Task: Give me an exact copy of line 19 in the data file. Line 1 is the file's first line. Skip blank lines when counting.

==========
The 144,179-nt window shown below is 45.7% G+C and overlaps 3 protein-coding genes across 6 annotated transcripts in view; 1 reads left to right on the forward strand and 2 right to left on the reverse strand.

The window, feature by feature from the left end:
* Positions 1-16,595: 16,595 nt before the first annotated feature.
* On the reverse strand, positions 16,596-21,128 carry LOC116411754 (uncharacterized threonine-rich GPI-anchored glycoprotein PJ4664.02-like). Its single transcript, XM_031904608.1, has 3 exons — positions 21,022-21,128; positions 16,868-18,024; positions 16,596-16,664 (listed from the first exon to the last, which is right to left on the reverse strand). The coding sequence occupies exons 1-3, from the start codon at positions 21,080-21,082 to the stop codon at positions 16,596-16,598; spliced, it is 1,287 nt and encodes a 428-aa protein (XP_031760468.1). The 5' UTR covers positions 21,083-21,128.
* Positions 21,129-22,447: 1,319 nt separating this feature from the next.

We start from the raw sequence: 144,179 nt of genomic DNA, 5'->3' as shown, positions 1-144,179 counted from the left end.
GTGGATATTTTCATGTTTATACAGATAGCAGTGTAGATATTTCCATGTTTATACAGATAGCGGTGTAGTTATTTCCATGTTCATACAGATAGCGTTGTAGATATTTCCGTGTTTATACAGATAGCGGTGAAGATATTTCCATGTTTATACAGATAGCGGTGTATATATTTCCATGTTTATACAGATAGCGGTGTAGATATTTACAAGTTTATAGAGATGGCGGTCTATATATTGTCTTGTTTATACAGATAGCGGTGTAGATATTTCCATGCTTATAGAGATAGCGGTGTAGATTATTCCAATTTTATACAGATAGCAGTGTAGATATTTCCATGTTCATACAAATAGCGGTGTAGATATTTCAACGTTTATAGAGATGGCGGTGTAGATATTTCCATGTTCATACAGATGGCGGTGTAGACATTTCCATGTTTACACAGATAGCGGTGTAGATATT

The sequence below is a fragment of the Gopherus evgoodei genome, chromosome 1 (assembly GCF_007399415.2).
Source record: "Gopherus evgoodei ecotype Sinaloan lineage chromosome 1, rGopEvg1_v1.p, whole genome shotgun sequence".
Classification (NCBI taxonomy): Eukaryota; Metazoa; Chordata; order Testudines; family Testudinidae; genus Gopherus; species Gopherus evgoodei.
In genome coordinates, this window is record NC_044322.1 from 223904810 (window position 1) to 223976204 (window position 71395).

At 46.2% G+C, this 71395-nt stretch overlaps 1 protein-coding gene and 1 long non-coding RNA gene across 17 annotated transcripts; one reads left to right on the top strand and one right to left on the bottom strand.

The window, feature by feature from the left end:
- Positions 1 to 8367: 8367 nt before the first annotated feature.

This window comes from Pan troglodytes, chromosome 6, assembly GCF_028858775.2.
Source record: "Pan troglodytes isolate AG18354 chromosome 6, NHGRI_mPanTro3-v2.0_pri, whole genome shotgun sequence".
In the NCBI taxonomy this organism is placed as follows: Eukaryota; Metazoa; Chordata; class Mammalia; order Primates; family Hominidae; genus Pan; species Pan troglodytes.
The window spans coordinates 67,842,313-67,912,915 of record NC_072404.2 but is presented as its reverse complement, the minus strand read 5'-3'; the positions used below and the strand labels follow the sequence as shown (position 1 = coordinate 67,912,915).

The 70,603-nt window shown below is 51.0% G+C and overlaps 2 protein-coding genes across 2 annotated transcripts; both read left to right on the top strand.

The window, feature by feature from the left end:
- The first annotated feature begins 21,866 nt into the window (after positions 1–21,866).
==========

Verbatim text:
The 70,603-nt window shown below is 51.0% G+C and overlaps 2 protein-coding genes across 2 annotated transcripts; both read left to right on the top strand.